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[Book Review] - Tease by Amanda Maciel

Title: Tease
   Series: Amanda Maciel
   Format: Hardcover
   Release Date: April 29th, 2014
   My Rating: 4.5 out of 5.0

     From debut author Amanda Maciel comes a provocative and unforgettable novel, inspired by real-life incidents, about a teenage girl who faces criminal charges for bullying after a classmate commits suicide.

     Emma Putnam is dead, and it's all Sara Wharton's fault. At least, that's what everyone seems to think. Sara, along with her best friend and three other classmates, has been criminally charged for the bullying and harassment that led to Emma's shocking suicide. Now Sara is the one who's ostracized, already guilty according to her peers, the community, and the media. In the summer before her senior year, in between meetings with lawyers and a court-recommended therapist, Sara is forced to reflect on the events that brought her to this moment—and ultimately consider her own role in an undeniable tragedy. And she'll have to find a way to move forward, even when it feels like her own life is over.

     With its powerful narrative, unconventional point of view, and strong anti-bullying theme, this coming-of-age story offers smart, insightful, and nuanced views on high school society, toxic friendships, and family relationships.

     Supports the Common Core State Standards.

My Review:

     This was a rather had book to finish, not as in it's boring or just difficult to read. The topic of this book is just done so well, and it's done through an unorthodox way. I knew this book was about suicide and bullying, however I didn't know what perspective the book would be told from. This book is told from the girl's perspective who bullied the victim, however in this case both are the victims. It's hard to see, and a lot of people feel sorry for the suicide victim and the bully, that we don't take the time look how we treat the bully.

     Emma Putnam in the case is the victim and it's hard to doubt that, since she did kill herself. On the other hand though Sara Wharton and her friend Brielle are to blame completely. They bullied her pretty ruthlessly but at the same time I think she's a victim (I'll get on to that later). The story takes part after Emma is dead and Sara is part of a large trial in which Emma's parents are hellbent on holding someone accountable.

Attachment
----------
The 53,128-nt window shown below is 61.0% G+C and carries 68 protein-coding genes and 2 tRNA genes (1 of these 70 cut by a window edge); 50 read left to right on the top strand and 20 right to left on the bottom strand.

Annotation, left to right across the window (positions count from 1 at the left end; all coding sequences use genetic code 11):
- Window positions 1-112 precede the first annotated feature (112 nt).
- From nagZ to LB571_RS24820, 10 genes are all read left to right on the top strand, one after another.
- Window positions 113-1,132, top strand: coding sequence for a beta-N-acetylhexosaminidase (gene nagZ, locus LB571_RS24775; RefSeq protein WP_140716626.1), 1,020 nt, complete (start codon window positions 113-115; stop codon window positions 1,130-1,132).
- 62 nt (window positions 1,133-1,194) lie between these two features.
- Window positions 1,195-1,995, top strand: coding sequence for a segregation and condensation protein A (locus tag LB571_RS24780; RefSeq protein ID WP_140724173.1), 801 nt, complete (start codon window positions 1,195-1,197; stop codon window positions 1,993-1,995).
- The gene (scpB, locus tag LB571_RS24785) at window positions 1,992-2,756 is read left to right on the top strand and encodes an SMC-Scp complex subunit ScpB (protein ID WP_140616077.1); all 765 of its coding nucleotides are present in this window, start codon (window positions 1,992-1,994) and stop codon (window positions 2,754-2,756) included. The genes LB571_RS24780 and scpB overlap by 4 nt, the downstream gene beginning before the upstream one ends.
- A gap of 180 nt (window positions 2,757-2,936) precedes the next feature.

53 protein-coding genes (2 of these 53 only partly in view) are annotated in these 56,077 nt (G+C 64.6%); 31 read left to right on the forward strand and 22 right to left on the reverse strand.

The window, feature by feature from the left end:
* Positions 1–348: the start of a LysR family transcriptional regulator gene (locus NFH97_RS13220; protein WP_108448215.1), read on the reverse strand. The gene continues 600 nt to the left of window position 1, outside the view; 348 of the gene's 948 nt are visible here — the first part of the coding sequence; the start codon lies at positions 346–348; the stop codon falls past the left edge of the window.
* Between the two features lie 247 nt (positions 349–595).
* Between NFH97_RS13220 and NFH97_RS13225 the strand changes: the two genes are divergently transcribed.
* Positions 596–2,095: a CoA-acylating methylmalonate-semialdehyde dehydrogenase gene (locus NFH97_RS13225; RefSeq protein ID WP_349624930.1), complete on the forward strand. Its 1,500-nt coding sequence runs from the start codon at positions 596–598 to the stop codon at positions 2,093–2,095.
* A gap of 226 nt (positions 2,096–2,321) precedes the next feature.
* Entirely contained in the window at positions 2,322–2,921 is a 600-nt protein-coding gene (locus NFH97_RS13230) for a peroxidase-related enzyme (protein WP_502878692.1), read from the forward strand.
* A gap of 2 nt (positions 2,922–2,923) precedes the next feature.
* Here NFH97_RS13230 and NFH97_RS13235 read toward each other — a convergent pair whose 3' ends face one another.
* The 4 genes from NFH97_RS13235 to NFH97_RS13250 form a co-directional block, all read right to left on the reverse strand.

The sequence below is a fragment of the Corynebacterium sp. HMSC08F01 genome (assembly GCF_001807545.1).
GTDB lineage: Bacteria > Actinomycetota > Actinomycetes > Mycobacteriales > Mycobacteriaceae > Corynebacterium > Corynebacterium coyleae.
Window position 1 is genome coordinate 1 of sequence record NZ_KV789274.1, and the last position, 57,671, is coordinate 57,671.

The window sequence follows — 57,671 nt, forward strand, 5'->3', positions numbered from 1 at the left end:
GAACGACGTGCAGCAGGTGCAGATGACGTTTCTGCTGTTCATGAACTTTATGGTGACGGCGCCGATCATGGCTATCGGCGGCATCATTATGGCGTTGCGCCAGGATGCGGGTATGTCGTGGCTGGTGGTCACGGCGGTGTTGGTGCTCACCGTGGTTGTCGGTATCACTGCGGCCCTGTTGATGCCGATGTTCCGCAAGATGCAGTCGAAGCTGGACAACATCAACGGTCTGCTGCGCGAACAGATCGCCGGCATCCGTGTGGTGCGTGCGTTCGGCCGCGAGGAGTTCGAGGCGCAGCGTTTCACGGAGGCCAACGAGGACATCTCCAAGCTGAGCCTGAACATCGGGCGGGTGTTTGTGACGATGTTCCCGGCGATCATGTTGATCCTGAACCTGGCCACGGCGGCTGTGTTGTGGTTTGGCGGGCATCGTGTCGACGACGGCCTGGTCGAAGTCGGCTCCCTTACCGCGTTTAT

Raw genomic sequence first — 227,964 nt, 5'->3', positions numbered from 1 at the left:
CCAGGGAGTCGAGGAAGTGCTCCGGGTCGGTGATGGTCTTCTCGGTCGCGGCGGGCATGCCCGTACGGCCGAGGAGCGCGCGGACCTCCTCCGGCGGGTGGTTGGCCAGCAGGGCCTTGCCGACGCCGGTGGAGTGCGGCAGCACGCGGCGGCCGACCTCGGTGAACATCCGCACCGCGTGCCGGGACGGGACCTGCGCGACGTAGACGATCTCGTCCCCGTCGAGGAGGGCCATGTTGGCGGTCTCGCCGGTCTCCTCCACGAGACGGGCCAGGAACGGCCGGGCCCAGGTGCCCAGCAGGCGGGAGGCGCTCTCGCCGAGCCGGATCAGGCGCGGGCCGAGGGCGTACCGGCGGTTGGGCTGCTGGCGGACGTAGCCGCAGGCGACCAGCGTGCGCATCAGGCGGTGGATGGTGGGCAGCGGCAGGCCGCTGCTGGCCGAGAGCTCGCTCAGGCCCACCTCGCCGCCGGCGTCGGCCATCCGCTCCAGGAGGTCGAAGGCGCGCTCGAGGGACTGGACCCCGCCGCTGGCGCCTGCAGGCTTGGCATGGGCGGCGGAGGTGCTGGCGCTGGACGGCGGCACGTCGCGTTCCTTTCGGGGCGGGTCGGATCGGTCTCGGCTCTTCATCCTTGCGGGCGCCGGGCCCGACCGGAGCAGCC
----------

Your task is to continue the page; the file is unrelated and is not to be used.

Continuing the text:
I want to take a moment to talk about Sara, frankly I thought she was this girl who went with things. She wasn't very self-confident to tell her friends no, or advise them to do other things. So while, Brielle acted a bit rash and hateful, Sara was just caught up in the moment that she went along with it, but at the same time she knew what she was doing. I find that she is accountable, but at the same time, during the trial she is turned on and torn apart by the media and school.

     While I say that Sara is to blame for part of it, it's what happens to her after and during the trial. Sara is turned on and bullied by far more than just two, her family almost doesn't really recognize her and her friends turn against her. No I'm not saying you pity her or coddle her, but you don't turn and make a martyr out of her. She is ostracized from everything she normally does, and has to find friends and someone to confide in an odd place. This is what I find the main point of the book, how society turns on the bully and in turns becoming the bully themselves and making the life of the person just as miserable.

     What I find surprising in this book is it's told from a girls perspective who is actually sorry and doesn't believe she wanted Emma to die. The perspective is fresh and while the topic may hit a little close to home, it's done so well. If you have a book club, this should be on your list some place. Or you have a class/discussion that talks about bullying, this book is a must. Frankly this book is superb, and is by far one of my favorite books of the year. It made me question how society views the bully afterwards and how they must feel (well most of the bullies), and I am sure it will do the same to every reader.
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